When prioritising letters and emails as reminders to renew a service for another year, many people tend to struggle, either for lack of time or depending on the importance of the service in question. With time limits across both work and home lives, it is understandable for most of us to sometimes letting things slip under the radar to auto-renew.
By being busier than usual, commitments like house insurance may slip by, because even though I am aware of how important it is to have it, I tend to be unsure of its annual cost. It happened to me not too long ago; due to being busy between moving house and job, I waived the car insurance through and carried on with what I had considered to be more important. I thought that the renewal would be close to last year’s premium, due to the fact I had not made any changes or had any accidents. Once I finally noticed the surprising amount on my statement, and called to discuss why the premium had increased, I was simply told I should have checked back on it.
Believing that your supplier offers the best service around and at a competitive price can sometimes be a mistake. Markets change, offerings change and so can your own circumstances. Consider mobile phone contracts: we used to be charged per text message, then these became included in our monthly bill, now we pay for our data usage in blocks in a similar way. It is interesting to wonder how that will eventually change, but it is a fact that they will; this is a great example of how markets evolve.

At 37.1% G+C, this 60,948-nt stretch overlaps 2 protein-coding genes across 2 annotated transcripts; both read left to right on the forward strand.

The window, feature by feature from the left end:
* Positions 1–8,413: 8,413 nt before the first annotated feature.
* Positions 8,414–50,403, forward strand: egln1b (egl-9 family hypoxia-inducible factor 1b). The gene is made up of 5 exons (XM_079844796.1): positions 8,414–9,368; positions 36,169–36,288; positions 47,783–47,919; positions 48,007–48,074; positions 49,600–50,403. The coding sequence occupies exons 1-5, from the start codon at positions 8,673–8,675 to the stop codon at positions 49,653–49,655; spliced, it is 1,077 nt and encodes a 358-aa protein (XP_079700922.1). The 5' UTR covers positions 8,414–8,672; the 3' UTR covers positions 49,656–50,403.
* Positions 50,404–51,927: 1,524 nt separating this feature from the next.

Therefore, it is important to be aware of the changes that may apply when it comes to a renewal. Here are some questions to ask yourself:
Your requirements may have changed over the past year, you may need more or less of this service.
Not only should you compare the price with the previous year’s one, but also think about the text analogy – is there a different pricing model that could suit you better, an all-inclusive rate? A multi-year agreement?
For example, are you required to access a website in order to use the service, when an app would be quicker and simpler? This is particularly relevant to payments services, where pushing an app notification for a payment is far more efficient than having to remember to login on a website and pay.
Texts and emails are great, but app notifications may significantly facilitate the usage of the service.
These questions should hopefully help you in the process of finding a new service or renewing the one you are already using, without the risk of regretting an auto-renewal.